DAVID SHOALTS

I'm with Eric on this, at least as far as the players go. You will often find the players' sense of a rivalry is different from the fans'. For example, the Montreal Canadiens are regarded as the Toronto Maple Leafs' fiercest rival. But when the Ottawa Senators were a good team 10 years ago and were always losing to a not quite as good Leafs team in the playoffs, the Leaf players would tell you they regarded the Sens as their biggest rivals.

And so it is here. The Americans are now good enough to challenge Canada for any global hockey prize. They also play in the same leagues as their Canadian counterparts (U.S. junior goaltender Jack Campbell and Canadian forward Zack Kassian are roommates in Windsor, Ont., where they play for the Spitfires), which keeps the competitive fires burning.

MATTHEW SEKERES

The beauty of international hockey these days is that Canada has two mortal rivals. And it's a generational thing.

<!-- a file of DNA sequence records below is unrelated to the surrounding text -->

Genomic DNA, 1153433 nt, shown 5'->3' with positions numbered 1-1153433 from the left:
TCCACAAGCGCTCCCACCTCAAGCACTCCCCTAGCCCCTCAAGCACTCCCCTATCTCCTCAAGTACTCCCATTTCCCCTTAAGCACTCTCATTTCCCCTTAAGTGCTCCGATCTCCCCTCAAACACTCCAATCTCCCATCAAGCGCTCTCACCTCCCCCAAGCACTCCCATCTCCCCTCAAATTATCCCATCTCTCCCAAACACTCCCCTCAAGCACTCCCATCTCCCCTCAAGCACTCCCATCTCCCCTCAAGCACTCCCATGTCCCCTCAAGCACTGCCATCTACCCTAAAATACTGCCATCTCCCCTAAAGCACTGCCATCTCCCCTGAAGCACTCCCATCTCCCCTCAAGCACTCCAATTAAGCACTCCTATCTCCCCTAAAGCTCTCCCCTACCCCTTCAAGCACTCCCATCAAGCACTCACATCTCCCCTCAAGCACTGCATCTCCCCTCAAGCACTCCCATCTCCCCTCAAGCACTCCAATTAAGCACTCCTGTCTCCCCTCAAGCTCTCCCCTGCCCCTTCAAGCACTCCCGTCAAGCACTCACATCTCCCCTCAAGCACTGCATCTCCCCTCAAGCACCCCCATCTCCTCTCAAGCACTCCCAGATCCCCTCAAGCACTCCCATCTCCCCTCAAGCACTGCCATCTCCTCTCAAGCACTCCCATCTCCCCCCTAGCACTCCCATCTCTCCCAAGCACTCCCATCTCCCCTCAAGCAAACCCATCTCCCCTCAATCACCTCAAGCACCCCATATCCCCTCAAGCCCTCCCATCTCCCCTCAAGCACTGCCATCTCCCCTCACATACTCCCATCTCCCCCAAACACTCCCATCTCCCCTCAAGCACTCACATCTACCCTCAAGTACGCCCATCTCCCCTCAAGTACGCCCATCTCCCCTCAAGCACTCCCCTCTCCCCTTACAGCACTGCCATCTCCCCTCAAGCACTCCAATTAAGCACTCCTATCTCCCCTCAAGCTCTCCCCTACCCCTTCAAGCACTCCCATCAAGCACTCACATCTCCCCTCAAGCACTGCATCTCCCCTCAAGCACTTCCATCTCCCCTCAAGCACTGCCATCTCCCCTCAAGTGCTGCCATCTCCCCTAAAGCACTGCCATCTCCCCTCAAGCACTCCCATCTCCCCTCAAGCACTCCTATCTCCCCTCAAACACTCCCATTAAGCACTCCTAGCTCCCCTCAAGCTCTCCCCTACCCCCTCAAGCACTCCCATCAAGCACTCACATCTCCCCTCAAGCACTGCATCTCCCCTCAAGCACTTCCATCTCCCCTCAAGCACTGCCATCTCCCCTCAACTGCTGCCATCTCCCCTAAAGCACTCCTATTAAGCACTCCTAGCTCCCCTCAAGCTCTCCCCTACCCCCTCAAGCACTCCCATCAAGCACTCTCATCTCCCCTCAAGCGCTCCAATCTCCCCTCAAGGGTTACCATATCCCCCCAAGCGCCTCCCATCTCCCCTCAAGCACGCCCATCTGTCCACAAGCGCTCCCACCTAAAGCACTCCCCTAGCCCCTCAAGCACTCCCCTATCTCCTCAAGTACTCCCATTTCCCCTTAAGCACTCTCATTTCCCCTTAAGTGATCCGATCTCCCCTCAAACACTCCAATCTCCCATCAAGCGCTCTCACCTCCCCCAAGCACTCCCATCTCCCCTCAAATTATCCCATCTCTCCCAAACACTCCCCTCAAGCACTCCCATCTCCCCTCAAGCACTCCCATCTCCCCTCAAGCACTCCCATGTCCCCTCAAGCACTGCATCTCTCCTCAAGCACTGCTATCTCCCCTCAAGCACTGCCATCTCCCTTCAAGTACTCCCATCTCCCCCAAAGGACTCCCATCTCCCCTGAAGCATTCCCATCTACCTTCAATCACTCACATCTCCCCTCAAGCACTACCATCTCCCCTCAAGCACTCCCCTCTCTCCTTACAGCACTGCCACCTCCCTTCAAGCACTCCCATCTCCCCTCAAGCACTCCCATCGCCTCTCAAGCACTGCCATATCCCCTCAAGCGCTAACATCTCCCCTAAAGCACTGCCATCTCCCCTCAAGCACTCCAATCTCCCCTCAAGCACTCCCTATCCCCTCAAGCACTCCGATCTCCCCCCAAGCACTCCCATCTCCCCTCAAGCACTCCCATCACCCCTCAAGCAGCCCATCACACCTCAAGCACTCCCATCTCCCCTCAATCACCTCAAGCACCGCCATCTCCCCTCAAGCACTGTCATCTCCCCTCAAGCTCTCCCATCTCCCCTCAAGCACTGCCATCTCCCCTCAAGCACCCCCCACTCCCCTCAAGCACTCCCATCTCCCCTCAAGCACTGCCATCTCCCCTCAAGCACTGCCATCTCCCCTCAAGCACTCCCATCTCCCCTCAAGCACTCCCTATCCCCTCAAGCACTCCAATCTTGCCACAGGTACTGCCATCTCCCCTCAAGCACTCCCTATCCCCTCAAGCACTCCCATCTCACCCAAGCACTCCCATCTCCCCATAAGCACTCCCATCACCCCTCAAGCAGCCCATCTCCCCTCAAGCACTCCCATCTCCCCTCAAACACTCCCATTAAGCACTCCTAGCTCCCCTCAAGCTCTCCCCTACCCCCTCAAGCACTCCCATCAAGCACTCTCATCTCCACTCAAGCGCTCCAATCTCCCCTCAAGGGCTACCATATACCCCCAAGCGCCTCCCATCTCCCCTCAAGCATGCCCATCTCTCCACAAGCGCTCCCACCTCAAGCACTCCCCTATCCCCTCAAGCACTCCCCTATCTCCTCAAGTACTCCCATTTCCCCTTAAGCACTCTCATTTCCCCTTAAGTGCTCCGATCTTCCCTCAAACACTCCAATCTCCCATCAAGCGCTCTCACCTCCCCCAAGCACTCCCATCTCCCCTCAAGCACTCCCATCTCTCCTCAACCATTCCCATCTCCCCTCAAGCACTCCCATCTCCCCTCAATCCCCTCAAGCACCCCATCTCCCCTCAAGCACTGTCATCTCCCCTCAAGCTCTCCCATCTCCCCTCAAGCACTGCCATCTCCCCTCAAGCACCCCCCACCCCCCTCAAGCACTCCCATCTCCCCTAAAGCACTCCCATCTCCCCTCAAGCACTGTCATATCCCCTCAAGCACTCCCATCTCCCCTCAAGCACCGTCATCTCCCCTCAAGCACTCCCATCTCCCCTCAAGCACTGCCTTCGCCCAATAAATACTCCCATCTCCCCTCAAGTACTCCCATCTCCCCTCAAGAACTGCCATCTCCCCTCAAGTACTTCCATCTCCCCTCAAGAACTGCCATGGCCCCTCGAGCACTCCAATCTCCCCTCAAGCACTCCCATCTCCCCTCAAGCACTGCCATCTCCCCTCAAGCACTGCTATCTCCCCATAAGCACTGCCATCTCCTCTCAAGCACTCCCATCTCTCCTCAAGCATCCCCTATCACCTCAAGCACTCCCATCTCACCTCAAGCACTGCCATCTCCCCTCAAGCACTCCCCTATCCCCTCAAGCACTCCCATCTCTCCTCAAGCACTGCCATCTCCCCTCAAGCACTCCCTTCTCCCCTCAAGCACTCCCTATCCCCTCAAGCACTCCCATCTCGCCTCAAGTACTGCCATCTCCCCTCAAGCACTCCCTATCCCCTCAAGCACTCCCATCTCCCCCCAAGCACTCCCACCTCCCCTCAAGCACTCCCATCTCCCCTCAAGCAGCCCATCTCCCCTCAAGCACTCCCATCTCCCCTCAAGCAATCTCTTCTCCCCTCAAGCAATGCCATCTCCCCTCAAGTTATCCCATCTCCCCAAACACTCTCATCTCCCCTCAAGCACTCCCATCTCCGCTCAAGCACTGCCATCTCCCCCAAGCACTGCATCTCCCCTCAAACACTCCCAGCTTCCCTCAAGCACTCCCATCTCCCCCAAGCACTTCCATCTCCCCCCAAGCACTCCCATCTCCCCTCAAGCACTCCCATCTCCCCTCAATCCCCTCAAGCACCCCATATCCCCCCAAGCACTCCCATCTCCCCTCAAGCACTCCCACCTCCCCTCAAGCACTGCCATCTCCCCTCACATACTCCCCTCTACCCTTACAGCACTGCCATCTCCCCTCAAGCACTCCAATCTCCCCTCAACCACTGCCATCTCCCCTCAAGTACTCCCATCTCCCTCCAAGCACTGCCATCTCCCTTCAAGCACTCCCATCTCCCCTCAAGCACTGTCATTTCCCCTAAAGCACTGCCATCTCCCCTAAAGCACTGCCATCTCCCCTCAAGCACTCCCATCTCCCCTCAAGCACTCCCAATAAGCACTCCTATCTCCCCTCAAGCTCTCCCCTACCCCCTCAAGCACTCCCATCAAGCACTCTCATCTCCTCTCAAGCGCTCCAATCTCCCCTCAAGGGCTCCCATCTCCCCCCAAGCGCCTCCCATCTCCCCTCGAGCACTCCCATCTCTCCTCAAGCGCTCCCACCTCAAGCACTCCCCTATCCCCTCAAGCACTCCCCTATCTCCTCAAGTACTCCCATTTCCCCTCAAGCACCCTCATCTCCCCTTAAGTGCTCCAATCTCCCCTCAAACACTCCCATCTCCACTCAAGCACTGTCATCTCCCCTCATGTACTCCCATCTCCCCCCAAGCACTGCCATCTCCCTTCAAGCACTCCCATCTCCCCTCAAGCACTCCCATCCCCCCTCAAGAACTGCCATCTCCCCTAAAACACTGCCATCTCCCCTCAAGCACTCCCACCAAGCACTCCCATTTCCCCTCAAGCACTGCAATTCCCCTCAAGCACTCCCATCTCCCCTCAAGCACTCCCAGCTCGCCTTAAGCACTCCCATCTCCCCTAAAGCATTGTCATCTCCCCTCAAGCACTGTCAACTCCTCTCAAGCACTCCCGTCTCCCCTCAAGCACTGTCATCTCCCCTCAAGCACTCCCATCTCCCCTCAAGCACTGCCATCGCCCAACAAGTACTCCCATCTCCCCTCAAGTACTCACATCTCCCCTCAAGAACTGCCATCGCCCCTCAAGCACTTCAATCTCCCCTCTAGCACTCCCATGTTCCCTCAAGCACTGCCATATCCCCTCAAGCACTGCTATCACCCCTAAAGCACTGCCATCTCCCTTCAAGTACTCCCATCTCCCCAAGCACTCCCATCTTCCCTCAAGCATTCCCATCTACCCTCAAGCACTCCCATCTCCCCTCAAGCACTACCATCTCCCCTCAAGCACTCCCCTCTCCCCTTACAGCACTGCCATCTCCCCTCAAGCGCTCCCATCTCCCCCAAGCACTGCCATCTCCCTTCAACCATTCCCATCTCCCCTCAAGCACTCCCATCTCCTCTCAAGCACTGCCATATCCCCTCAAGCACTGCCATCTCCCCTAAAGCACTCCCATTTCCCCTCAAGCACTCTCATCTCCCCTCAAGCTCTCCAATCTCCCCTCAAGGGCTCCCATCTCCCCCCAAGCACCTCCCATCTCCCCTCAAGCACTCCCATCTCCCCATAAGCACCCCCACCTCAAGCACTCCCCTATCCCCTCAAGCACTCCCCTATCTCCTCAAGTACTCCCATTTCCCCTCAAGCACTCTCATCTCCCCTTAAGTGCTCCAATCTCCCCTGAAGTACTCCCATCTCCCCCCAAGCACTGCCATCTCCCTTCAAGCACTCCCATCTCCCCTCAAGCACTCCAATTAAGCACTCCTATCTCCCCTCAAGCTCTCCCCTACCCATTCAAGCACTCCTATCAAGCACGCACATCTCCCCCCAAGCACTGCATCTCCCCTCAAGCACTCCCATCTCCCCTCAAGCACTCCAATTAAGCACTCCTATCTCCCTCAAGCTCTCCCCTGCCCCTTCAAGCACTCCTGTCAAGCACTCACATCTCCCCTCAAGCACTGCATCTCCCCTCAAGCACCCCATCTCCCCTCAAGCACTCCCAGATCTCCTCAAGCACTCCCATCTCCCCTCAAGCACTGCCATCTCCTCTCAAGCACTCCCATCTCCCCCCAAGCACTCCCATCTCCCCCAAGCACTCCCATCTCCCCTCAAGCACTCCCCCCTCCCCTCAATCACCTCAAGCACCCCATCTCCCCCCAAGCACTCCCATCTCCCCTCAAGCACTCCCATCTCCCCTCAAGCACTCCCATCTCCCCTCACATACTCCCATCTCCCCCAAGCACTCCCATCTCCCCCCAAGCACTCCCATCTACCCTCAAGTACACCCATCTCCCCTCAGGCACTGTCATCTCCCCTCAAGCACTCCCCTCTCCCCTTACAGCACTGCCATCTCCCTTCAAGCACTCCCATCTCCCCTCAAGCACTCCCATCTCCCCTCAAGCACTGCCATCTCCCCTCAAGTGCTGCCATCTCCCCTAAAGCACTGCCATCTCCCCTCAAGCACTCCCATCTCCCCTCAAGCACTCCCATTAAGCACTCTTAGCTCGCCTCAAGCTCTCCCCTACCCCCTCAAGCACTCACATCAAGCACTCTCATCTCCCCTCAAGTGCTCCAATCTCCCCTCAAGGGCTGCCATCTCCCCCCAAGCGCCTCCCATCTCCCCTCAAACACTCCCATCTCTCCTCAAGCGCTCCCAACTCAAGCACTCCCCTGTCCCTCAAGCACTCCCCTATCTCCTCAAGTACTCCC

For those who remember where they were when Henderson scored, there's no topping Russia -- no matter how far the Russkies have fallen. For the modern fan, two Olympic finals and several thrilling world junior games against the U.S. have constructed a new nemesis.

There's no doubt that the Americans pose the greater threat going forward. Grange mentioned registration, but also look at the top of the NHL draft. Eleven of the first 30 picks last year (and 21 of the first 60) were American, compared to just three Russians. Some of that has to do with the KHL, and fears that Russian players won't come to North America. But the bulk of it has to do with the U.S. National Team Development Program, and the fact that it is attracting better and better athletes, and churning out better players.

Canada-Russia still resonates with these ears, still has a ring to it that Canada-USA does not. But nostalgia aside, the better contemporary rivalry is against the Americans. No doubt.

JEFF BLAIR

Going to keep this short: everybody knows at least one American they dislike intensely. Or has at least one reason for disliking their culture intensely. Russia? Not so much. The only way the Canada-Russia rivalry gets back to where it was is in Sochi, where given Russia's money and the corrupt nature of their system, there will probably be a scandal involving referees. Just watch.